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With: Kelvin Harrison Jr., Naomi Watts, Octavia Spencer, Tim Roth, Norbert Leo Butz, Andrea Bang, Marsha Stephanie Blake, Omar Shariff Brunson Jr., Noah Gaynor, Astro, Christopher Mann
Written by: J.C. Lee, Julius Onah, based on a play by J.C. Lee
Directed by: Julius Onah
MPAA Rating: R for language throughout, sexual content, nudity and some drug use
Running Time: 109
Date: 08/01/2019

Luce (2019)

3 Stars (out of 4)

Locker Step

By Jeffrey M. Anderson

Based on a play by J.C. Lee, this drama is unsurprisingly talky and static, but it also tackles complex issues of race, privilege, and expectations in a deliberately inconclusive and provocative way.

In Luce, liberal, adoptive parents Amy (Naomi Watts) and Peter Edgar (Tim Roth) are proud of their adopted son Luce (Kelvin Harrison Jr.), whom they rescued from war-torn Eritrea when he was a child. An accomplished student, debater, and athlete at his school, Luce nonetheless arouses suspicion in teacher Ms. Wilson (Octavia Spencer) when he turns in a paper on the political radical Frantz Fanon. She searches his locker and discovers illegal, deadly fireworks.

Luce reacts with intellectual indignation, accusing Ms. Wilson of invading his privacy. Amy and Peter stick by their son, while it becomes clear that Ms. Wilson has a previous track record of investigating students, and also deals with a mentally ill sister, Rosemary (Marsha Stephanie Blake). But Luce is also involved with a girl, Stephanie Kim (Andrea Bang), who may or may not have been molested at a party. As the situation comes to a head, the truth becomes increasingly elusive.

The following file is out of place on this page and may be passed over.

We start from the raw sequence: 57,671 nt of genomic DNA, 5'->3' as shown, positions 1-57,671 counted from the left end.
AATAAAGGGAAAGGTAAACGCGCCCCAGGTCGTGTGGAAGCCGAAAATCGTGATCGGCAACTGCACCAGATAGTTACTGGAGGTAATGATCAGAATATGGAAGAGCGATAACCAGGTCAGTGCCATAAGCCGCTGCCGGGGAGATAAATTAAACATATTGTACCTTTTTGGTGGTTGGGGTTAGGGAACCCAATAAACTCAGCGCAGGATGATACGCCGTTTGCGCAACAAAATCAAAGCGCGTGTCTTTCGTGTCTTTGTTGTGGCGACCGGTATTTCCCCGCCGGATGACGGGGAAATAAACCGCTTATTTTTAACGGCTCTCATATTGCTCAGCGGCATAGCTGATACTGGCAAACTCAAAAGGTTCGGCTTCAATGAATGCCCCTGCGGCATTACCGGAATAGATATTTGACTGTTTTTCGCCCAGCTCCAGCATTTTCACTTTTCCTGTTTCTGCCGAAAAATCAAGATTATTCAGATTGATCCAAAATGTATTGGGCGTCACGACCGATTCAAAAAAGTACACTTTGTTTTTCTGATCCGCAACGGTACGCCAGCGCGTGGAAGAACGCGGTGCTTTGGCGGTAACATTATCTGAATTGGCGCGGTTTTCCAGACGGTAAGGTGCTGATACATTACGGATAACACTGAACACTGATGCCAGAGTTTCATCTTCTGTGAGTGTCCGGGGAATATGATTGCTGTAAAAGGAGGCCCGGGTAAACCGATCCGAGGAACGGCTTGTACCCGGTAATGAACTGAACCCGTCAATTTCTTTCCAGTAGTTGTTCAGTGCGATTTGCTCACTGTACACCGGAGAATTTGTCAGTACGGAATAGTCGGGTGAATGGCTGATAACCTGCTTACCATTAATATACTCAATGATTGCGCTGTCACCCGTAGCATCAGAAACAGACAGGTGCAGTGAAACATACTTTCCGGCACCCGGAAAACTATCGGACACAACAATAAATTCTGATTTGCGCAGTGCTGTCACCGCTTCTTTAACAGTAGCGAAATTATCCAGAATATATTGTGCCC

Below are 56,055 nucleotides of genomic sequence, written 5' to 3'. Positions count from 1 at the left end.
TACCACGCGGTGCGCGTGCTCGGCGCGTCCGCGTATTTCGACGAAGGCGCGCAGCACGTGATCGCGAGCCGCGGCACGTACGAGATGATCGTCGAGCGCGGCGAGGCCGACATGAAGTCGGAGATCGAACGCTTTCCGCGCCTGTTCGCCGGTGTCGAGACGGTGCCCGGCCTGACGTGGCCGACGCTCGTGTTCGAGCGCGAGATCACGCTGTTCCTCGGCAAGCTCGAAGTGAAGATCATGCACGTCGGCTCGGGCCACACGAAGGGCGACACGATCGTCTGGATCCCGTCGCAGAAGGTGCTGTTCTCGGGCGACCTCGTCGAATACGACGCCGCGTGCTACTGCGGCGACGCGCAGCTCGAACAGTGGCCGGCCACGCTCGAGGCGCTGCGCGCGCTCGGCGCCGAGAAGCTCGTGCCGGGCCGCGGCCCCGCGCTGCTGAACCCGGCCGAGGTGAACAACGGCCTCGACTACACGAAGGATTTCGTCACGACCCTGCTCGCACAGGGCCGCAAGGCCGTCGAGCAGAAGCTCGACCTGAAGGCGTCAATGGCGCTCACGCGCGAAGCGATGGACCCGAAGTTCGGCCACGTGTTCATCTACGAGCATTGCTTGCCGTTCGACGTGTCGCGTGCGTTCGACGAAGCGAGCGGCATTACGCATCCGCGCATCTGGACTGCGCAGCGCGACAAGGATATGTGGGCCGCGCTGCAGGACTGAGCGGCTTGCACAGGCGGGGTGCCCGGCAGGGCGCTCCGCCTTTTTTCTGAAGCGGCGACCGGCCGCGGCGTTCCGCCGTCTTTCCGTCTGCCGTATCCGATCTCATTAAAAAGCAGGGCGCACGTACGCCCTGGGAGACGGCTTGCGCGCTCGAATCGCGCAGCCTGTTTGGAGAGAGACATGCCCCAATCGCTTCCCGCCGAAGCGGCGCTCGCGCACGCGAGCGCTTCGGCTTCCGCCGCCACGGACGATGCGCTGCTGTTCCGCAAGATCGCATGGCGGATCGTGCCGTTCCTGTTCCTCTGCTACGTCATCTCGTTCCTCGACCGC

Co-written by Lee and director Julius Onah (The Cloverfield Paradox), Luce has a clean, unexceptional look, full of evenly-lit interiors, and it contains a great deal of awkward expositional dialogue, explaining the hard road it took for Luce and his parents to arrive at this place. But it gets its power from what it does not show. The contraband fireworks and drugs become like a sleight-of-hand trick when it is revealed that Luce and his teammates share lockers, and any contents of any locker could belong to any of them.

In another example, Stephanie's ordeal at the party is not seen, only described, from her own hazy point of view, and Luce himself could have been one of her tormentors, or her rescuer, and the answer is never known. Ms. Wilson is perhaps the most interesting character — piloted by another masterful Spencer performance — able to see a little more clearly that some, but not as clearly as others.

Ultimately, the movie asks questions about how we view others, what we expect from them, and how we react when those expectations are not met. Despite its flaws, Luce is a strong, effective, and useful movie.

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